If many countries and superpowers are apprehensive of the crisis in Syria in global terms, for the Republic of Armenia this crisis is first and foremost about the safety of Syrian Armenians. Indeed, like many other states Armenia also has its political interests in the Middle East: the Syrian crisis has evoked serious concerns on the horizon of Armenian foreign policy as well. One can, for example, try to analyze the situation, identify which powers support whichever political groups, and assess the military and political developments in Syria. However, our priority at the moment is the security of Syrian Armenians. Therefore, political issues should be discussed and used towards the benefit of Armenians in Syria, in order to prevent any imminent threats to the Armenian community.
From a Tangible Concern to a Concrete Policy
The issue of safety of Syrian Armenians is indeed critical: regardless of the existence of different and diverse assessments, the situation in general remains uncertain. Perhaps this uncertainty explains the diversity of recommendations and possible solutions, ranging from doing nothing to immediate emigration of Syrian Armenians. Reasons accounting for the uncertainty are different, though the major ones are two: first, the lack of accurate information, which is formed from different, often biased sources, and second, heterogeneity of the parties involved in the crisis, which bars a reliable projection of prospective turns the solution of the crisis may take. In such a case it is essential to have a mechanism flexible enough to respond to future dynamic developments. Let’s try to discuss the issue in three dimensions: perceptions of the Armenian society, actions of the Armenian government and official statements.
The dangers Syrian Armenians are facing at the moment are perceived as rather drastic in the Armenian society; often parallels are drawn between the situation in Syria and the Genocide, or the violent events in Baku and Sumgait. Occasionally such sentiments are additionally associated with implications of inaction of the Armenian government. Perhaps the reason accounting for such perceptions and responses is the current information vacuum in Armenia. Moreover, Armenian mass media lacks capacities and experience to respond and inform the society adequately under crises and situations with critical uncertainties.
The government’s assessments of the dangers Syrian Armenians are facing are more sober, and are deprived of dramatization, characterizing the social perceptions. For instance, the government does not think that the anti-government movement in Syria is anti-Armenian as well, and believes that Armenians are not a target for the military actions. This, however, does not mean that the violent actions will spare the Armenian districts. The fact that the Syrian Armenians get involved in military actions simply means that they are citizens of Syria, ready to protect their families. To separate the issue of safety of Syrian Armenians from the context of security of the general population of Syria may result in uninvited implications and controversies, by focusing attention on the Syrian Armenians, which at the moment fortunately is not the case.
Though Armenia’s current political feedback to the situation can be described as reasonable and cautious, it has resulted in an information vacuum and uncertainty regarding the further actions. The Armenian government has failed to ensure pre-meditated public statements on its foreign policy, in parallel with actions it has undertaken in the past. Official statements and declarations as a rule have followed the actions, meetings and agreements, and have essentially been responses to those. Developments in Syria are not an exception. Thus, on the background of the protracted Syrian conflict the hesitant procrastination of the information vacuum regarding the official stands, intentions and actions, creates an objectionable internal tension. Perhaps a streak of positivity appeared with the new role and initiative of the Ministry of Diaspora. Such an initiative may even become a precedent for the future. For instance, the Ministry of Diaspora, in closely collaboration with the Ministry of Foreign Affairs and a number of other relevant state agencies can develop official statements and initiate internal discussions on the perils and challenges Armenian communities in the world face, highlighting the importance of the role of the Republic of Armenia in this coordination effort. Meanwhile, the responsibility for maintaining the foreign relations of the country (in this case in the context of Syrian issues) with the whole arsenal of possible actions should be carried out by the Ministry of Foreign Affairs. The latter should coordinate the whole process either. It should be noted that the National Security Council, which functionally is the coordinating agency in such matters, has in fact failed so far as an institute.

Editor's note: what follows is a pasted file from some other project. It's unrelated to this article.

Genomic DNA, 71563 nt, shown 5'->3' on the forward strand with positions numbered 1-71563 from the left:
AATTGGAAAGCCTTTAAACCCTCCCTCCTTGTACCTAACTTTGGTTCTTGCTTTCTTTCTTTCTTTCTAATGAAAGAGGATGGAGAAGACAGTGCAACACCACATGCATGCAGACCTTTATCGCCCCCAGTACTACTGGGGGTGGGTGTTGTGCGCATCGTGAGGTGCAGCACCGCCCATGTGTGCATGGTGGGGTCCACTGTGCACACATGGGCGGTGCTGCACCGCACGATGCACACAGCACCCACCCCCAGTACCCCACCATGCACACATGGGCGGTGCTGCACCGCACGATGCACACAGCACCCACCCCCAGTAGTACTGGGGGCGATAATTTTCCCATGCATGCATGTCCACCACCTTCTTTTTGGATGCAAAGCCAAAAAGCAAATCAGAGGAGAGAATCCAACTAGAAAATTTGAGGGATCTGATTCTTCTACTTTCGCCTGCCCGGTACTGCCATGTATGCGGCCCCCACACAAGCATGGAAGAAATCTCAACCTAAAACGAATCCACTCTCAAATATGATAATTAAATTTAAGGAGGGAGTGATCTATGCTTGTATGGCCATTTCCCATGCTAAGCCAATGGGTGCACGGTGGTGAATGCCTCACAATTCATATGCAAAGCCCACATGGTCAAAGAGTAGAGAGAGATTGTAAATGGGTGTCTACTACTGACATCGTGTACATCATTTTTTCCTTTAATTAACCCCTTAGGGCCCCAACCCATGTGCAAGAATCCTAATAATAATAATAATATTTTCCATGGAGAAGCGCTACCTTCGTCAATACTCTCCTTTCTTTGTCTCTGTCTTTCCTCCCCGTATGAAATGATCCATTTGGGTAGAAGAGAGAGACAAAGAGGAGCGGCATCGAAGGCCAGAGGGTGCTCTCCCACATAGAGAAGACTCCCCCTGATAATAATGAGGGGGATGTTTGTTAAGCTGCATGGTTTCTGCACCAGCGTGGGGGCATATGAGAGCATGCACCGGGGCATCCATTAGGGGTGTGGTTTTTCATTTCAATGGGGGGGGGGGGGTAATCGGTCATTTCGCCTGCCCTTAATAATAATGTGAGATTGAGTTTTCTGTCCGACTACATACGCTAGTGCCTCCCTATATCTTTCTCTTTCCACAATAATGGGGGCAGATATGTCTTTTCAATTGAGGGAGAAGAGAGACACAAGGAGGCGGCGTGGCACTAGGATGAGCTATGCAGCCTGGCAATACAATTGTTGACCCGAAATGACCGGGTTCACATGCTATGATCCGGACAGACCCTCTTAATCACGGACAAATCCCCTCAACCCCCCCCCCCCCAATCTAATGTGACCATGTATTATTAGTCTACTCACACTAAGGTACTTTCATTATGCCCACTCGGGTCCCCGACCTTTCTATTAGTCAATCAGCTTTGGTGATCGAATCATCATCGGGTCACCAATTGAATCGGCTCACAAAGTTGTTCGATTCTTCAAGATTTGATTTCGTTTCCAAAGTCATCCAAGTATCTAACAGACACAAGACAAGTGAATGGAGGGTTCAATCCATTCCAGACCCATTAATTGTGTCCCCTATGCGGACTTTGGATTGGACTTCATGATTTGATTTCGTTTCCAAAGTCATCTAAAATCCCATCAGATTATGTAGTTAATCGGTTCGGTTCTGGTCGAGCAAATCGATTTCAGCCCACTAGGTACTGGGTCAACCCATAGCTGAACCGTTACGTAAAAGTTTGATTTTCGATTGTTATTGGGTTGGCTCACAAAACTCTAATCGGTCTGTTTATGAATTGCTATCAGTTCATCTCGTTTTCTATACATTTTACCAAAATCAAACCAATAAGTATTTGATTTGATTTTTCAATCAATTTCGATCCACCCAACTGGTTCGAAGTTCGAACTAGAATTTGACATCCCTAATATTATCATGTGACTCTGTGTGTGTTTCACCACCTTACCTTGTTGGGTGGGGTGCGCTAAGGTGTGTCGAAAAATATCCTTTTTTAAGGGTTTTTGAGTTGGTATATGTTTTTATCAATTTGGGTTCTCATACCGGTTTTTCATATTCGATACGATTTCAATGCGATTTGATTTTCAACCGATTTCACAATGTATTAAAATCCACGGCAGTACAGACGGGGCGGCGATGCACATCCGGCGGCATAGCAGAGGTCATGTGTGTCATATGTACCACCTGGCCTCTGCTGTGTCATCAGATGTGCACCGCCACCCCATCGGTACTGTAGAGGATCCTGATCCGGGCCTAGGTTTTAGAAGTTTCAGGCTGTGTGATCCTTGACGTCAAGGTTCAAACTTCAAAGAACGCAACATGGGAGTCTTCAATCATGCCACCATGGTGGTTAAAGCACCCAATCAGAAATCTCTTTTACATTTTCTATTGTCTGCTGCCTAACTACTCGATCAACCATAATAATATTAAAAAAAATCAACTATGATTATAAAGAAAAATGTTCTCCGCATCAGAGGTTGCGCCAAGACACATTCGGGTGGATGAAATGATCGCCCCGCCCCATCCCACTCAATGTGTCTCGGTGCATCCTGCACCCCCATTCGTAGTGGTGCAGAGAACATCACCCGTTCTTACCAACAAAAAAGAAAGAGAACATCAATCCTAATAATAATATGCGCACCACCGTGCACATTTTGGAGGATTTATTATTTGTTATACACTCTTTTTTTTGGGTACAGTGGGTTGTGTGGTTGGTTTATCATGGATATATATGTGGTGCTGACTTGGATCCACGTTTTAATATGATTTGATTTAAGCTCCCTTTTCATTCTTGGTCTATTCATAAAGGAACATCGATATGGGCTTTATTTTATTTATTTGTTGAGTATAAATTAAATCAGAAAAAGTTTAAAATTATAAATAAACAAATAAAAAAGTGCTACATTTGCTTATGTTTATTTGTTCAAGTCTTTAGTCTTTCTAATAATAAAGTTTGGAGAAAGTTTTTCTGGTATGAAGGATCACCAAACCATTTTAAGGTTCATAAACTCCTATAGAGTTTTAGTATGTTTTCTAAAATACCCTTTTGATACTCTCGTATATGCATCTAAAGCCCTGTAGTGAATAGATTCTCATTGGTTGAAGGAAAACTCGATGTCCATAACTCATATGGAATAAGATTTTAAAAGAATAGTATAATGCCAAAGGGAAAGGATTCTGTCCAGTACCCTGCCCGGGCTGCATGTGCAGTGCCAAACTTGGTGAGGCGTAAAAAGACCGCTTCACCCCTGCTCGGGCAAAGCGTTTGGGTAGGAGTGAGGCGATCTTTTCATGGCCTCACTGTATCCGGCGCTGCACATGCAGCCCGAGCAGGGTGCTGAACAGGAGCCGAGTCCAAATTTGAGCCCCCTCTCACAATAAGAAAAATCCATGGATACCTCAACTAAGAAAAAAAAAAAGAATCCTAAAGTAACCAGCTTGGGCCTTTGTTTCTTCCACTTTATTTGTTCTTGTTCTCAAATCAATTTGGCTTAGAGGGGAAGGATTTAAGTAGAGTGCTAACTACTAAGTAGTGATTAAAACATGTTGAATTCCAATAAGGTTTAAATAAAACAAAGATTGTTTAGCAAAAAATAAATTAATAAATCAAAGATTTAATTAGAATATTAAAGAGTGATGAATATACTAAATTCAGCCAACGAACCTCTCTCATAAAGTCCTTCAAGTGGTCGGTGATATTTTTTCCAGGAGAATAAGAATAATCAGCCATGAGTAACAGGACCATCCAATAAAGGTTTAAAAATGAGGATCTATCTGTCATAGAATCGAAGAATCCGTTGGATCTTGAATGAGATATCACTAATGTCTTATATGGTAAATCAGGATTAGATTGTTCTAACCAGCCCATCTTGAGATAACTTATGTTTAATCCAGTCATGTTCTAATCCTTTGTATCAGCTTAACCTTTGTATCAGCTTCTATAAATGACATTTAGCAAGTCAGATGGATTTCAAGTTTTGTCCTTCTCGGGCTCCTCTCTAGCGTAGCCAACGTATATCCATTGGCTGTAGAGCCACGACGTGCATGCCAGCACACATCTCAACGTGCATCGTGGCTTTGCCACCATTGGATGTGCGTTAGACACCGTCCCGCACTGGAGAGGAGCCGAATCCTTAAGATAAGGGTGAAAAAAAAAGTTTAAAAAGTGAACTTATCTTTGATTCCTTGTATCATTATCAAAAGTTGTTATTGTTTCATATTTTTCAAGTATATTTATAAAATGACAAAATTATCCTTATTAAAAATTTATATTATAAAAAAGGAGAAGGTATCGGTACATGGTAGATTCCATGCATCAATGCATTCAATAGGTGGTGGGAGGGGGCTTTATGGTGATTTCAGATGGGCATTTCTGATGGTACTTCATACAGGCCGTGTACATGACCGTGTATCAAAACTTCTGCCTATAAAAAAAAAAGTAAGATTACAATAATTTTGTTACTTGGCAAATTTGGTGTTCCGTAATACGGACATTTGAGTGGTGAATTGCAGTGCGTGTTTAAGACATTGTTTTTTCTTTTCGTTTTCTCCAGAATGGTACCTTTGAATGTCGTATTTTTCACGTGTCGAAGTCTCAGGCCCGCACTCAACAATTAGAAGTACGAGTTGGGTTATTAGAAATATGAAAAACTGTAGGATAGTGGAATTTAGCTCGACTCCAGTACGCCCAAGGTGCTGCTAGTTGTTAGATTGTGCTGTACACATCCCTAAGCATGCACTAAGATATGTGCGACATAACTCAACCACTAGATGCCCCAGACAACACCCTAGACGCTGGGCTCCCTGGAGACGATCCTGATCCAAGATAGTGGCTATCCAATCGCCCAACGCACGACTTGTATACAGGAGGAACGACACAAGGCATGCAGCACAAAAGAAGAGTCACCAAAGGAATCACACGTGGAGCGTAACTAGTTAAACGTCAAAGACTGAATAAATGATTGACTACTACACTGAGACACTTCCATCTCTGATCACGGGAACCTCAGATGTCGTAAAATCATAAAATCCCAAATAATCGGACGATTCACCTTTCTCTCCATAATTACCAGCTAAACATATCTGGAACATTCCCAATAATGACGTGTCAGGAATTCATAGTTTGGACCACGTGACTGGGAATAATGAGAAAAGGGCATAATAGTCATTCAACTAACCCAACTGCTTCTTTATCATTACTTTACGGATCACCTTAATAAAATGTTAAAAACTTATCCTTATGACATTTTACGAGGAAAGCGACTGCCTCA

National Security Dimension
On the background of the issue of safety of Syrian Armenians another gap has been identified as well: if the issue of their safety is a challenge to the security of the Republic of Armenia, then the existing legislative mechanisms, procedures and institutions responsible for such issues should have been in place when facing a challenge. Whereas, all the latter remain irresponsive, simply because the National Security Strategy of the Republic of Armenia which defines the state priories and adequate actions in the security sector, and the Military Doctrine, do not consider the Syrian crisis to be a challenge to the security of the Republic of Armenia. Therefore, the government is not responsible for addressing the issues emerging from this crisis. According to the Military Doctrine of the Republic of Armenia, the security borders of the country are defined by the territories of the Republic of Armenia and the Republic of Nagorno-Karabakh, whereas the regional risks are to be dealt using the Collective Security Treaty Organization (CSTO) and NATO instruments.